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How Pink Floyd’s ‘The Dark Side of the Moon’ Inspired Glen Keane’s ‘Over the Moon’

Production designer Céline Desrumaux used the iconic album cover to help conjure a lunar city of dazzling light for Netflix's Oscar contender.

Over the Moon Netflix

“Over the Moon”



When it was time to make the “Oz”-like leap on “Over to the Moon” from contemporary China to fantasy moonscape Lunaria, Disney legend Glen Keane introduced production designer Céline Desrumaux to the iconic CD cover of Pink Floyd’s “The Dark Side of the Moon” for inspiration. “I was taken by the design,” she said. “I could see the inky black darkness for the animation with that simple prism of white light and refracted colors. He said he had no idea what Lunaria looks like, but that it needs to be as bold as that cover.”

From there, Desrumaux began creating a backstory for Lunaria, home of the towering, diva-like Moon goddess, Chang’e (Phillipa Soo). According to their update of the Chinese fable, Chang’e takes a magic potion and spends eternity on the moon longing for her lover. When 12-year-old Fei Fei (Cathy Ang) mourns the passing of her mother, she builds a rocket to the moon to enlist the aid of Chang’e.

“I came up with Chang’e arriving on Lunaria and the idea that God is creating his own kind and that everything should be formed from her tears,” Desrumaux said. “And we expanded from this, developing color and lighting and even the [glowing, gummy-like] characters of Lunaria.” When Chang’e is happy, they turn yellow, but when she gets angry, she throws a meteor shower. “They are a reminder of her sadness.”

"Over the Moon" Neflix

Over the Moon” Lunaria


Director Keane instantly embraced the production designer’s concept for connecting Lunaria to Chang’e as a stark contrast to earth. “What Céline brought was her deep study into China and the little water town [Wuzhen] we visited together. She pointed out the white walls, and I said, ‘Yeah, they’re white.’ And she said, ‘No, they’re not white! They’re green and blue and gray and brown!’ She went on about the colors and the reflected light. It was so harmonious with the elements.”

And it became an epiphany when Desrumaux smartly flipped the aesthetic for Lunaria, going from reflected light to Chang’e’s sourced light. Keane then offered an additional inspiration for Lunaria: the surreal work of painter Joan Miró, who had a fondness for conveying the movement of abstract shapes. “The way Miró did his paintings, it feels like music,” he said, “and it’s full of childlike wonder. She made it all come together, and the day she showed me [the first concept] of Fei Fei standing in front of Lunaria with crazy, glowing colors, radiating light, made me laugh and then cry.”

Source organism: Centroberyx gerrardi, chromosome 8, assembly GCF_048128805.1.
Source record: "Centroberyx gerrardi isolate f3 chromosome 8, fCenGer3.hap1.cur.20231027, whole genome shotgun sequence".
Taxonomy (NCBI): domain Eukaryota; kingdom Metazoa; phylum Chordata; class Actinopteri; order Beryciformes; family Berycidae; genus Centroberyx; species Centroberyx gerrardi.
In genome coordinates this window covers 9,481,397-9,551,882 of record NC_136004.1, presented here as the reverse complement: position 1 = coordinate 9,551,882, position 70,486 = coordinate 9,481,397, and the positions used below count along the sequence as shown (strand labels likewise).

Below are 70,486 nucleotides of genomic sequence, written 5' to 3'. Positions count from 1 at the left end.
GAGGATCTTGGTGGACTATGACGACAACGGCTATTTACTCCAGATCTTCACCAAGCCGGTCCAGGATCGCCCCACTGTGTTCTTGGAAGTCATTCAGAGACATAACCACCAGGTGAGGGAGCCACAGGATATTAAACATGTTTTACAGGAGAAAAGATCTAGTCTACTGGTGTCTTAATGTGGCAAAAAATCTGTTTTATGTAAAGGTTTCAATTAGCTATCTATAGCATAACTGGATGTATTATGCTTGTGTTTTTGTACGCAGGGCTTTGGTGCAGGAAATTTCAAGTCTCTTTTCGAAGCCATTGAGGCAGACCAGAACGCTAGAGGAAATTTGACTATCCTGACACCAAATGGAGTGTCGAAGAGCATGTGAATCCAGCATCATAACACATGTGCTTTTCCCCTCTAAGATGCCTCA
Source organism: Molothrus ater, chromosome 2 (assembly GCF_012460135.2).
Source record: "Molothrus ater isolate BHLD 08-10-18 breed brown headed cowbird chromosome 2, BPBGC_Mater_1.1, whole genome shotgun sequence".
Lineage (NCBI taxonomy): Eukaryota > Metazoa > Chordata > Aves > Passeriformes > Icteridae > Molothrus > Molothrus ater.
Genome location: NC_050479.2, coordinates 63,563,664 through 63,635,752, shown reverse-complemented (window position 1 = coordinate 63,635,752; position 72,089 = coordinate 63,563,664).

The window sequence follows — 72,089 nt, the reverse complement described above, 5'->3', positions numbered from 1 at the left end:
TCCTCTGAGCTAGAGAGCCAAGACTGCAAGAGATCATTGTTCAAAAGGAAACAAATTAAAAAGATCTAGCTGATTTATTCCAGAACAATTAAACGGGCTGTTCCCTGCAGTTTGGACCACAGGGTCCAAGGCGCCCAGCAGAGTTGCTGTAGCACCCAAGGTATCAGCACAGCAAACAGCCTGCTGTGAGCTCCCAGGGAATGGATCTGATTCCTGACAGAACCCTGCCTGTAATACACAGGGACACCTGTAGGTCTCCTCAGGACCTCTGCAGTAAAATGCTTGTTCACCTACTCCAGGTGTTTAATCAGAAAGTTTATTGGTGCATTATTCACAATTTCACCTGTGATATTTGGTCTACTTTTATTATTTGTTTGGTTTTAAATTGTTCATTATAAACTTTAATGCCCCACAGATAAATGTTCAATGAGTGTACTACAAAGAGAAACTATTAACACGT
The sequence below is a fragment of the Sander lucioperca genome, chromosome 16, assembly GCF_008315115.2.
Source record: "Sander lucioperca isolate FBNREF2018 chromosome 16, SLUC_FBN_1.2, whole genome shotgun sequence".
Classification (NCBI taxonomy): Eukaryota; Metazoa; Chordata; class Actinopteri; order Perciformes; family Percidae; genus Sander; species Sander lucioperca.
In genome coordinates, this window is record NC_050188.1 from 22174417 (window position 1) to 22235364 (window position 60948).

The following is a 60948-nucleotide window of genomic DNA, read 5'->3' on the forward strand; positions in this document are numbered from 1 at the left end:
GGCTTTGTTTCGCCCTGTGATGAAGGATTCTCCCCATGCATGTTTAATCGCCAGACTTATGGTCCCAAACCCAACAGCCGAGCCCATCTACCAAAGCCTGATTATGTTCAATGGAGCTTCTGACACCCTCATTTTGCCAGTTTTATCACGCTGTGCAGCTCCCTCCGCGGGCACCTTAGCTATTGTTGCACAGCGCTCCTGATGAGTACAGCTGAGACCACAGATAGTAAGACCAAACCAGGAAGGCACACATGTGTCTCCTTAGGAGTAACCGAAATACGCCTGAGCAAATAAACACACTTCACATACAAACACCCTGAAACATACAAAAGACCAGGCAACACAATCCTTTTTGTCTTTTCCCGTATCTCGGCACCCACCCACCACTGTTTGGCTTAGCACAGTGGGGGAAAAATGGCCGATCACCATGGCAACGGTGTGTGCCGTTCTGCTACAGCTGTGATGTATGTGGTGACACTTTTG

Over the Moon Netflix

“Over the Moon” Lunaria


The production designer looked at NASA images of the lunar surface and outer space for reference, and conjured the city as a floating galaxy that revolved around the palace. The buildings were sculpted to look organic and they turned and changed profiles. “For the outside of the palace, we tried to keep the shapes simple,” she said. “One of the references were pictures of sand on ice. They look very strong but can break and because of the meteor showers.”

And then inside there was a different inspiration: The Philharmonie of Paris for the concert hall, where Chang’e performs the original song, “Ultraluminary.” “The curvy shapes of the balcony are really close to our aesthetic of the buildings in Lunaria,” Desrumaux said, “and it really gives the feeling of floating elements. The Private Chamber of Chang’e is a good example of marriage between the Lunarian aesthetic and the inspiration from Chinese culture,” she added. “We tried to keep the environment vivid and Lunarian, but we populated it with [round, spherical] props infused by Chinese culture.”

The production designer’s collaboration with the animators at Sony Pictures Imageworks was tied to the self-illuminating Lunarians and their world. They had specific rules for lighting that extended to layout and performance as well. But it was her close collaboration with Keane that provided Desrumaux with the greatest joy.

“We were discovering ourselves in China, and I got to know the man behind the animator,” she said. “It was a wonderful day when he looked at that first drawing of Lunaria. I think his brain just broke when he was laughing and crying at the same time. It was the best kind of encouragement but it was a little weird spending more time on Lunaria than on earth in this movie.”

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